Tips for Healthy Eating on a Budget

Kayla Slater, Columnist

Everyone can eat healthy on a budget. If you live off campus, you may find it hard to pick healthy options or plan what to make when you don’t have a lot of time or money. Junk food and package meals may be cheaper, but by shopping smart you can choose healthier options. Follow these tips and you will find it is possible to eat healthy even when you may not have a lot a time or are a broke college student.

1) Before you go grocery shopping, plan your meals for the week and make a list. This makes it easier to shop and to stick to your budget. You will not only save time in the store because you know to buy only what is on your list, but you will also save time during the week by already knowing what you have to make. A few cheap and easy meal ideas include: chicken parmesan, spaghetti, stir fry, ravioli, fish, penne with veggies, rice and beans, veggie burgers, chicken salad, chicken quesadilla, chili or veggie pizza. Tip: prepare meals with all food groups in mind: protein, carbohydrate, vegetable, fruit and dairy

2) Buy products that you can use more than once. When you are buying and cooking just for yourself, you may not need as much as you get. For example, when you buy a jar of marinara sauce, you really only need half to make chicken parmesan. The other half you can save in the refrigerator to use for pasta.

3) Cook once a week and freeze the rest. Instead of buying frozen dinners, make your own! If you don’t have time to cook a homemade meal from scratch, cook a meal for more than one serving and freeze it to eat during the week. Or you can save it in the refrigerator for leftovers.

4) Look for items that are on sale. Grocery stores usually have discounts on certain foods. If you see mandarin oranges on sale, buy them!
5) Buy foods that are in season. Even though farmer’s markets aren’t available in winter time, fruits and vegetables that are in season are still cheaper. Fruits and vegetables that are in season now:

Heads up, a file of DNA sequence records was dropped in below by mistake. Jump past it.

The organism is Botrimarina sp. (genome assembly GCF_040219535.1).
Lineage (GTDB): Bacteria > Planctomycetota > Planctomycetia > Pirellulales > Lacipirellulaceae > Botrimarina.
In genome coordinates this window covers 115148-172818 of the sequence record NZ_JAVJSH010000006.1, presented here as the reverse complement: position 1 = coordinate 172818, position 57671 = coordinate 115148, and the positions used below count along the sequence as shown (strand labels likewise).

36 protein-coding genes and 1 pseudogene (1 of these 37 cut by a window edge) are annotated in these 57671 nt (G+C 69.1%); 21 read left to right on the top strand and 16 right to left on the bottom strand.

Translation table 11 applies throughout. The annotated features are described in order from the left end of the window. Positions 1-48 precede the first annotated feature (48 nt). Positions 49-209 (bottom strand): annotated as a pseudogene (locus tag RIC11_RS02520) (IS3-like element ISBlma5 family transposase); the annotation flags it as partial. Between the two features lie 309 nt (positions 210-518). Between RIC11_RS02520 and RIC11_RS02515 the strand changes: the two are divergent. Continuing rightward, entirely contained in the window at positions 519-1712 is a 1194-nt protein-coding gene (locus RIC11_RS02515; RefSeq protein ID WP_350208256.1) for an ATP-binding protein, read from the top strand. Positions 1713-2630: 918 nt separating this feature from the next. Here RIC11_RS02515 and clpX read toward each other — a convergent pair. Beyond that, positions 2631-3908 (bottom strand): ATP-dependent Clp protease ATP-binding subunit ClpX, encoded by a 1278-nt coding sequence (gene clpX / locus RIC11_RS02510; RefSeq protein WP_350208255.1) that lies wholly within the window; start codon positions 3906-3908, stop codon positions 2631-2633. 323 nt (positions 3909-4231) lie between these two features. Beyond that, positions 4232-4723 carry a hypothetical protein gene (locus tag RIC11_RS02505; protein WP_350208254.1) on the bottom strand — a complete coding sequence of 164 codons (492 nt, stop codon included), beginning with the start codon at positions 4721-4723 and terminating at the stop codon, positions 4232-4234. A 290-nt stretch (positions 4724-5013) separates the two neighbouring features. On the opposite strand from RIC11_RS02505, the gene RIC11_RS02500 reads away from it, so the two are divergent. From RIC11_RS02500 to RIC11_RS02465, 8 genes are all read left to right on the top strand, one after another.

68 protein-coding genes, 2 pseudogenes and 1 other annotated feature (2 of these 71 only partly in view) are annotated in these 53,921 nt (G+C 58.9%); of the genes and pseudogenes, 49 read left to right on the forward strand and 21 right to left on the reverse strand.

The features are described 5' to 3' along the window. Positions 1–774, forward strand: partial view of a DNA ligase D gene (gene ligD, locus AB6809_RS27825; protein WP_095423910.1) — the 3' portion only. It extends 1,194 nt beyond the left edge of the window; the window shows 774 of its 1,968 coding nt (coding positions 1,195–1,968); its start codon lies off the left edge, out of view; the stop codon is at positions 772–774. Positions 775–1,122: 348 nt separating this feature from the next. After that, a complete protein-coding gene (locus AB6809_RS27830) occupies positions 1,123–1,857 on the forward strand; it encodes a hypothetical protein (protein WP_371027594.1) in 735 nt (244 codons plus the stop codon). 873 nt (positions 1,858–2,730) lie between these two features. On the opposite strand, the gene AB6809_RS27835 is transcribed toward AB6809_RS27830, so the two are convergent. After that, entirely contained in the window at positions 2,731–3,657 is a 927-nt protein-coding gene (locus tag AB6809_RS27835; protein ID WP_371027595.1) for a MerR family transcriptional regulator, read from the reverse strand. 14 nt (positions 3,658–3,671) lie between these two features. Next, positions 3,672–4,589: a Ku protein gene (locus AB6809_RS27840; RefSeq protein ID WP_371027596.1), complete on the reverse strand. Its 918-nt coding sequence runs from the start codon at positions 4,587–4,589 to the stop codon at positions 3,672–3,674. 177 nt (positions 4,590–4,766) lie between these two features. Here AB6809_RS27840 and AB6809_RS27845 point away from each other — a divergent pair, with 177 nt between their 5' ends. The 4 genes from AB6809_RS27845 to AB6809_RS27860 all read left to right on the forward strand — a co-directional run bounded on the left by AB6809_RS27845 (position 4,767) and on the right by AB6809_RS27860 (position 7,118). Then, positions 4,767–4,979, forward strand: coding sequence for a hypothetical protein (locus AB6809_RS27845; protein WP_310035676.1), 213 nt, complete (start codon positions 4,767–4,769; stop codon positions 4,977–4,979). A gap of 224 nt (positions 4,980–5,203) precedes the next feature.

Fruits: lemons, oranges, grapefruit and pears
Vegetables: broccoli, cauliflower, carrots, celery, sweet potatoes, kale, lettuce and onions.
Cheap essential foods per food group:
Vegetables: frozen or in season (steam frozen vegetables, you will lose less nutrients than if you boil them in water)
Fruit: frozen or in season (green grapes are cheaper than red grapes)
Protein: eggs, tuna, chicken (if you buy chicken in bulk, individually freeze to keep longer).
Grains: whole grain bread/sandwich thins, spinach/whole grain wraps, multi-grain pasta, whole grain rice (the recommendation by the Dietary Guidelines is to make at least half of your grains whole).
Dairy: 1% or skim milk, store brand non-fat yogurt; tip: buy plain yogurt and put fresh fruit in it.

Don’t buy vegetables/fruit pre-cut or instant rice/oats. These food items are more expensive. It may seem easier since you don’t have to take time to prepare, but try preparing food ahead of time. For example, cut up veggies and fruit and place in freezer bags or Tupperware for the week. You’ll be more likely to choose them as a snack if they are readily available. Make a salad ahead of time and keep it in the refrigerator for the week. Cook rice and keep in the refrigerator. You can even make granola. Granola can be very expensive, but it’s cheap and easy to make. All you need are oats, trail mix with dried fruit, honey, vegetable oil and brown sugar. Then just mix and bake for 20-30 minutes.
Hope these tips will help you choose wiser and eat healthier!

Be the first to comment

Leave a Reply

Your email address will not be published.


This site uses Akismet to reduce spam. Learn how your comment data is processed.